In one of her first policy speeches since she announced her candidacy for the Democratic nomination, Hillary Clinton called for reforms to voting laws and also slammed potential Republican challengers for what she calls restrictive voting laws passed under their watch.
"We should be clearing the way for people to vote not putting up every roadblock that can be imagined," Clinton said Thursday at Texas Southern University after receiving a leadership award named after Texas civil rights icon Barbara Jordan.
And in her most direct criticism of her potential challengers, she called out the states led by governors running for the Republican nomination. In his home state she slammed former Texas Governor Rick Perry for a law that allows for voters to show a concealed weapons permit to vote but not a student ID.
"But Gov. Perry is hardly alone in his crusade against" access to voting, Clinton added before criticizing Wisconsin Governor Scott Walker for signing a law that that cut back early voting.
Kirsten Kukowski, spokeswoman for Walker, said, "Any measure that protects our democracy by making it easier to vote and harder to cheat is a step in the right direction. This is a bipartisan issue and Hillary Clinton and the Democrats are on the wrong side."
Just last week a lawyers that works for the Clinton campaign filed suit against Wisconsin over its voting laws. The campaign is not a part of the suit but is supportive.
She also knocked New Jersey Governor Chris Christie for vetoing legislation that would have extended early voting and former Florida Governor Jeb Bush for supporting a bill that purged voters from the voter rolls.
As for policy, Clinton proposed automatic, universal voter registration at the age of 18.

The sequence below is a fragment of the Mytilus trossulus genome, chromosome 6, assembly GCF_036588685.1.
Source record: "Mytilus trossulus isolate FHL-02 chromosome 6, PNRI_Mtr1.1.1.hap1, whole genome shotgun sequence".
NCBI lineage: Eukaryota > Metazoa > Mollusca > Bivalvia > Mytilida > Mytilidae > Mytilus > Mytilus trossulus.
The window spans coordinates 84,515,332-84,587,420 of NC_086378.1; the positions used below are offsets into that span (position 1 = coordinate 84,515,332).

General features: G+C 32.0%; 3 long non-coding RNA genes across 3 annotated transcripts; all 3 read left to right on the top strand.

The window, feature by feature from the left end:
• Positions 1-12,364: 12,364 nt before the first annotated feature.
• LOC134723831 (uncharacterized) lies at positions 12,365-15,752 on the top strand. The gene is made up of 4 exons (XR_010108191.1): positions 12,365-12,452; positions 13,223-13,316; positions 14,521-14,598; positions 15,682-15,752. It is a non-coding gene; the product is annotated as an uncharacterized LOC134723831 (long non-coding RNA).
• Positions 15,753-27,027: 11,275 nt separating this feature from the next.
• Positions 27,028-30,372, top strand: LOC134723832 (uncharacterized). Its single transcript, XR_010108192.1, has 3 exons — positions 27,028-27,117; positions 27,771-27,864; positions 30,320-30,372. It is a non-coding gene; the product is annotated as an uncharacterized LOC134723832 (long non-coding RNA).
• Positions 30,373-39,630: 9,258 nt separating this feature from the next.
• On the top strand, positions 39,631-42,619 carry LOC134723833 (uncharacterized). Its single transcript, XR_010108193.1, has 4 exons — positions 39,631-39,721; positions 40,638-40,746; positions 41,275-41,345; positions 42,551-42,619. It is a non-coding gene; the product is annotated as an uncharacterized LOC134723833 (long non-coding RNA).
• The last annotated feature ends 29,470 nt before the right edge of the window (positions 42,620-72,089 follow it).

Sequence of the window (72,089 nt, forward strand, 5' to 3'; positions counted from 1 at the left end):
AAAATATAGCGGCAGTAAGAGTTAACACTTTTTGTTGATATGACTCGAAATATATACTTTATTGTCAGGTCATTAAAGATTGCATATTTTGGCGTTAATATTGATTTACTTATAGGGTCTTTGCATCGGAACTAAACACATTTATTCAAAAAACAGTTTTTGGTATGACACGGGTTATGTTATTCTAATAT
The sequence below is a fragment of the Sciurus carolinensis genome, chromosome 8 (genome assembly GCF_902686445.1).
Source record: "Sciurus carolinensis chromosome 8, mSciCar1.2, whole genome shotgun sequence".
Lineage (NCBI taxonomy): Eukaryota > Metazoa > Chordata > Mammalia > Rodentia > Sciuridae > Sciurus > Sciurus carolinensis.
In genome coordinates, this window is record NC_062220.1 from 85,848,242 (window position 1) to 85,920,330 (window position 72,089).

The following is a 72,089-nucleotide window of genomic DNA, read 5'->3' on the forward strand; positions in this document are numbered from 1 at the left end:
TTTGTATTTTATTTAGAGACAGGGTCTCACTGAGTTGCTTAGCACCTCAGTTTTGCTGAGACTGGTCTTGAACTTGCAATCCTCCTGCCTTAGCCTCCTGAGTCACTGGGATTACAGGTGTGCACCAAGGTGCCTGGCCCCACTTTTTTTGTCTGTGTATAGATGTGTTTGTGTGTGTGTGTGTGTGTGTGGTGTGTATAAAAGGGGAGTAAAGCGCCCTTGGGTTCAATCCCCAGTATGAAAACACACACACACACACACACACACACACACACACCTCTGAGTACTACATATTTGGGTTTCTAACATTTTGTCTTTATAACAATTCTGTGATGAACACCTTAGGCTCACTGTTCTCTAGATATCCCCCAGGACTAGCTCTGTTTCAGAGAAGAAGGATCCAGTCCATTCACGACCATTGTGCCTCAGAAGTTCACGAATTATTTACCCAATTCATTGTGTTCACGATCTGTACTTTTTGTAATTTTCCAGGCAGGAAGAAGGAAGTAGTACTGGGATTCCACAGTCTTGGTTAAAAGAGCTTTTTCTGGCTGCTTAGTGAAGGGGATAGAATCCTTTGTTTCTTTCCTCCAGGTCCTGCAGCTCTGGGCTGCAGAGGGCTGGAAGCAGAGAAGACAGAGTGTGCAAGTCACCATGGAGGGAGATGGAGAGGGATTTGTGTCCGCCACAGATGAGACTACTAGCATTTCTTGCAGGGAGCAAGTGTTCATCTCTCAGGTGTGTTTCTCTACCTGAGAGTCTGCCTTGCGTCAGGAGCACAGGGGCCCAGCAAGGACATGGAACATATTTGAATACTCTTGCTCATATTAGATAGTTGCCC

"What possible reason could there be to end pre-registration for 16 and 17 year olds and eliminate voter outreach in high schools?" Clinton rhetorically asked.
Clinton's proposal for automatic registration mimics a law that passed in Oregon where people with driver's licenses are automatically registered to vote unless a person opts out.
In addition, she also called for a national standard of 20 days of early in-person voting.
Her ideas are praised by voting rights advocates who point to a long list of laws passed in states since 2010 that they say have restricted access to voting. They are pleased that Clinton highlighted the discussion, noting that voter participation rates rank near the bottom globally with about 62 percent of eligible voters voting, according to a report by Popular Democracy.
"The big American struggle has been what kind of barriers have been put in front of the ballot box," Myrna Perez, director of the Voting Rights Project at the Brennan Center for Justice, said. "I'm very excited that there's a national conversation about what voting rights Americans should enjoy."
The voting landscape has changed in recent years. After Republicans won elections in many state capitals and gained the majority in state legislatures in the 2010 wave election, 21 states passed laws that impede access to voting, including photo ID laws or cutting back on early voting, according to the Brennan Center.
In addition, a 2013 Supreme Court decision gutted a central component of the Voting Rights Act, the law that was passed in 1965 to ensure that states don't disenfranchise voters. The decision enabled states, mainly in the South, to make changes in their voting laws without seeking approval from the federal government.
Clinton called for legislation to reinstate "the heart" of the VRA.